Courtesy of Posthuman Blues:
Seemingly, people in the space community have a tendency to push the boundaries of thought about all the possibilities that await us in the universe. Case in point: Geoffrey Landis. Landis is a scientist at NASA’s Glenn Research Center who writes science fiction in his spare time. Last week Landis shared with us his ideas for using a solar powered airplane to study Venus.Venus. Yes, Venus, our hot, greenhouse-effect-gone-mad neighboring planet with a crushing surface pressure that has doomed the few spacecraft that have attempted to reach the planet’s mysterious landscape. Landis knows Venus’ surface itself is pretty much out of the question for human habitation. But up about 50 kilometers above the surface, Landis says the atmosphere of Venus is the most Earth-like environment, other than Earth itself, in the solar system. What Landis proposes is creating floating cities on Venus where people could live and work, as well as study the planet below.
Ahh, cities in the sky, long a dream of many a science-fiction author. This is the first time I’ve seen it applied to Venus though.
Blogging biologist Peggy of Biology in Science Fiction goes on a small rant about stories that help, and hinder understanding of real biology:
In any case, the issue of public perception of science and scientists is an important one, if only because that public perception influences politics and funding. Part of the problem, as I see it, is that the anti-science stories actually ring true to many people who have a deep distrust (and dislike) of corporations, the government, and anyone who is an “expert”. It can be satisfying to see arrogant establishment types who believe themselves to be very clever shown up as bumbling and foolish, even if it does mean death and disaster as a result. Hell, I often enjoy those kind of stories, and I like science.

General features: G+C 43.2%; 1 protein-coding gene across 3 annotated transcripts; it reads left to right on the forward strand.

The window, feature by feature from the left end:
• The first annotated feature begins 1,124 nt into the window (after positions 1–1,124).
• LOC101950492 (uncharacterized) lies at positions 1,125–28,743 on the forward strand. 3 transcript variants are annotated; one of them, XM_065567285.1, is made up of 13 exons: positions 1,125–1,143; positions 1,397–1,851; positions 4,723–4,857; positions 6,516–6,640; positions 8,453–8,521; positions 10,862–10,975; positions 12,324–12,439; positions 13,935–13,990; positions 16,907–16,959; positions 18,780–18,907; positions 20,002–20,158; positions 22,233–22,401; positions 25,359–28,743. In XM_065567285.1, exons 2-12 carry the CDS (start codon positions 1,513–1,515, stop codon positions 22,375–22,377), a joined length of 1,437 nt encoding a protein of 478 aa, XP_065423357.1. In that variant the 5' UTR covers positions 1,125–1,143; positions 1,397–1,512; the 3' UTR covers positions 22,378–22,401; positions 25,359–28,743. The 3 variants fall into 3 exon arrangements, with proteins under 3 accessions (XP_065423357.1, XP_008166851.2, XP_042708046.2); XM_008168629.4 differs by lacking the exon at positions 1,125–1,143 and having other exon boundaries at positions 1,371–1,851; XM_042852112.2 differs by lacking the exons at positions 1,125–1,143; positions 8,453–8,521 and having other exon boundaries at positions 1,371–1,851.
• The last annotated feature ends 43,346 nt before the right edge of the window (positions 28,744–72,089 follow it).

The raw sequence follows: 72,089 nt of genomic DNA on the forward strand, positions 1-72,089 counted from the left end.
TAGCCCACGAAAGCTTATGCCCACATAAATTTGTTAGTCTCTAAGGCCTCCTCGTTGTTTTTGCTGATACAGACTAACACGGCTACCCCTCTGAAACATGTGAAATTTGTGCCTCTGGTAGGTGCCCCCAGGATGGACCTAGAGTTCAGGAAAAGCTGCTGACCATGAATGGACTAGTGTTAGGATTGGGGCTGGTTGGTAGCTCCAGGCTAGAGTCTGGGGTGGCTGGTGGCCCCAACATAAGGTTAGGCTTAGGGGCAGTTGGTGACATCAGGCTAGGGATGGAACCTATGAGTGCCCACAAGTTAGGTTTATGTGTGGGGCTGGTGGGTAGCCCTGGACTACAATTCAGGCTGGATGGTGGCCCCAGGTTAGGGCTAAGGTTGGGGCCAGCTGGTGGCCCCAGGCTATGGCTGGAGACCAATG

So what’s the solution? More positive SF? That certainly couldn’t hurt. But there’s no guarantee that any particular novel or movie will become popular enough to really make a difference in public perception. I suspect that education is really the key. Part of what feeds people’s fear of scientific progress is that they don’t understand it. I’m not sure how we can go about that, though, beyond ensuring kids get a thorough science education in school. Public lectures are a possibility, as are entertaining exhibitions at science museums, and maybe blogs too. I’d like to think that anyway.
I’m guilty of being ignorant of biology in science, and science-fiction. My last exposure to it was college long ago (my grade was pretty good actually) and my own biases of being a tech and historian.
Peggy makes valid points. I should read up on it more.
(The post referenced doesn’t have its own link. Click on the link at the beginning of this one, then scroll down at her site.)
Ever heard of the eBay $150,000 Bigfoot hunter? Neither have I, but apparently this guy is for real:
TPeterson6969 is Tim Peterson, the owner of Hawk Creek Taxidermy in Maynard, Minnesota. The business address of Hawk Creek Taxidermy & Archery is technically 12640 890 St. Avenue, Minneapolis, MN 55401 , a mere 25.4 miles from Young America…
When asked for a comment for an interview, Tim Peterson briefly told me that he is a “big game hunting guide” for A Double J Outfitters in Buffalo, Wyoming. He claims to “have been hunting big game for 34 years” and is “experienced in the back country.”
If Tim Peterson helps you bag a Bigfoot, it is obvious he can mount it for you. He can also help you with the skull too. According to the links on his taxidermy website, it appears a relative of his, Rorri Peterson, runs Beetle My Bones Skullworks, a business preparing heads for trophy animal skulls displays.
Well, you hafta admit that a hunter/taxidermist would be the ideal person to track and bag a Bigfoot, that would settle it once and for all about the damn things.
I wonder what Peggy the Biologist thinks about Bigfoot?